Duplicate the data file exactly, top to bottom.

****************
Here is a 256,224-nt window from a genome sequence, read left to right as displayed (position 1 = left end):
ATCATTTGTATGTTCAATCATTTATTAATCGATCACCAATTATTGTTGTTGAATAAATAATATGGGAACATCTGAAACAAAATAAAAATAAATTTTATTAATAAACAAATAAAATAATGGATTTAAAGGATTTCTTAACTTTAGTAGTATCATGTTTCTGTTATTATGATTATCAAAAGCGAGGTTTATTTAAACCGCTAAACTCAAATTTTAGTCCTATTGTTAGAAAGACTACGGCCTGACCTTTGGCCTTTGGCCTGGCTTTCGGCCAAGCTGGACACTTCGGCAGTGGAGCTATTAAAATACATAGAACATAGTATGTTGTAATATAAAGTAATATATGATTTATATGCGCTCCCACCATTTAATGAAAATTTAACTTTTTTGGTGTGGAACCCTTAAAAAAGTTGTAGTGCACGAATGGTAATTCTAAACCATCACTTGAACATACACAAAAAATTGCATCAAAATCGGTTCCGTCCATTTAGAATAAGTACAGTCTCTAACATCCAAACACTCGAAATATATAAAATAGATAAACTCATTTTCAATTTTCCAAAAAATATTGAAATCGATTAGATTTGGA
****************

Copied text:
Here is a 256,224-nt window from a genome sequence, read left to right as displayed (position 1 = left end):
ATCATTTGTATGTTCAATCATTTATTAATCGATCACCAATTATTGTTGTTGAATAAATAATATGGGAACATCTGAAACAAAATAAAAATAAATTTTATTAATAAACAAATAAAATAATGGATTTAAAGGATTTCTTAACTTTAGTAGTATCATGTTTCTGTTATTATGATTATCAAAAGCGAGGTTTATTTAAACCGCTAAACTCAAATTTTAGTCCTATTGTTAGAAAGACTACGGCCTGACCTTTGGCCTTTGGCCTGGCTTTCGGCCAAGCTGGACACTTCGGCAGTGGAGCTATTAAAATACATAGAACATAGTATGTTGTAATATAAAGTAATATATGATTTATATGCGCTCCCACCATTTAATGAAAATTTAACTTTTTTGGTGTGGAACCCTTAAAAAAGTTGTAGTGCACGAATGGTAATTCTAAACCATCACTTGAACATACACAAAAAATTGCATCAAAATCGGTTCCGTCCATTTAGAATAAGTACAGTCTCTAACATCCAAACACTCGAAATATATAAAATAGATAAACTCATTTTCAATTTTCCAAAAAATATTGAAATCGATTAGATTTGGA